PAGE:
Supporting family carers: International evidence


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Gunn Grande1
1University of Manchester, Manchester, UK

Abstract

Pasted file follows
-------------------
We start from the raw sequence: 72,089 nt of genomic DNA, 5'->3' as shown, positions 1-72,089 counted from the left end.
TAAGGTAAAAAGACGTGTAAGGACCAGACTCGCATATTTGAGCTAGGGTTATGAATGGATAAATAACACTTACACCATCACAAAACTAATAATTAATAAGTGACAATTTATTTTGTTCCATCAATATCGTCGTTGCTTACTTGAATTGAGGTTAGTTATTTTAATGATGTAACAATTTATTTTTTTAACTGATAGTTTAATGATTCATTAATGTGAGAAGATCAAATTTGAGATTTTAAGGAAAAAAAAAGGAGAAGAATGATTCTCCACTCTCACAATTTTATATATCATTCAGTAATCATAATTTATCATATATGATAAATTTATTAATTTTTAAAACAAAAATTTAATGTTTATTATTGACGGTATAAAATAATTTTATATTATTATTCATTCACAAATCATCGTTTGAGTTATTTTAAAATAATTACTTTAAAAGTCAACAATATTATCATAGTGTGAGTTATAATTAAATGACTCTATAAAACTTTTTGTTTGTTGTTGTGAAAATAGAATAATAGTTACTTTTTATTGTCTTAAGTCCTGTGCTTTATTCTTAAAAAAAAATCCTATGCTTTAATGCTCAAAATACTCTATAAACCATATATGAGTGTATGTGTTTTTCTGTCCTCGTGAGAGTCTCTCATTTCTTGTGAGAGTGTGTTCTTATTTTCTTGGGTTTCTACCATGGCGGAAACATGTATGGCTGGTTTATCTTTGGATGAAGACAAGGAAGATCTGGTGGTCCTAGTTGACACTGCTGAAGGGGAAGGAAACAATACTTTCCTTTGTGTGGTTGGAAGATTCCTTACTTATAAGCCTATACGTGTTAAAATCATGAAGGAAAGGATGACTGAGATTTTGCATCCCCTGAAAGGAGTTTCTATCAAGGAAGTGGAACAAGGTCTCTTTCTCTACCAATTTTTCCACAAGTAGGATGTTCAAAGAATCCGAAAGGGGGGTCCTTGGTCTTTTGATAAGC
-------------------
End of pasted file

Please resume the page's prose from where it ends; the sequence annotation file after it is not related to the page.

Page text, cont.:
This talk considers ‘family' in its broadest sense and uses the NICE (2004) definition of carers as ‘lay people in a close supportive role who share in the illness experience of the patient and undertake vital care work and emotion management'. This presentation will mainly focus on supporting family carers towards the end of the patient's life, but most issues will span the patient's disease trajectory. The work of carers make a substantial contribution to the economy, and carers play a vital role in providing psychological and physical support for patients, negotiating and coordinating their care, and in enabling patients to remain at home towards the end of life. However, many come to this role without any preparation, and care giving can have substantial psychological, physical, social and financial impact on carers. Whilst some demographic and clinical factors may help predict carers at ‘at risk' of adverse impacts, psychological variables such as self esteem and preparedness may be more important and amenable to intervention. When trying to support carers, we face several challenges and gaps in our knowledge. Overall there has been relatively little research on interventions for caregivers and their effectiveness. Furthermore, research to date has given little attention to potential rewards of care giving and how we may nurture these aspects. Carers occupy an ambiguous role both as providers of support and as potential clients requiring support in their own right, and we need to negotiate and address both to provide effective support. Finally, care giving is a dynamic process that evolves over time, and we require more longitudinal research and better theoretical models to understand this process. In the developed world demographic changes pose likely future challenges where more patients with complex care needs are looked after by fewer carers who face increasing care giver burdens.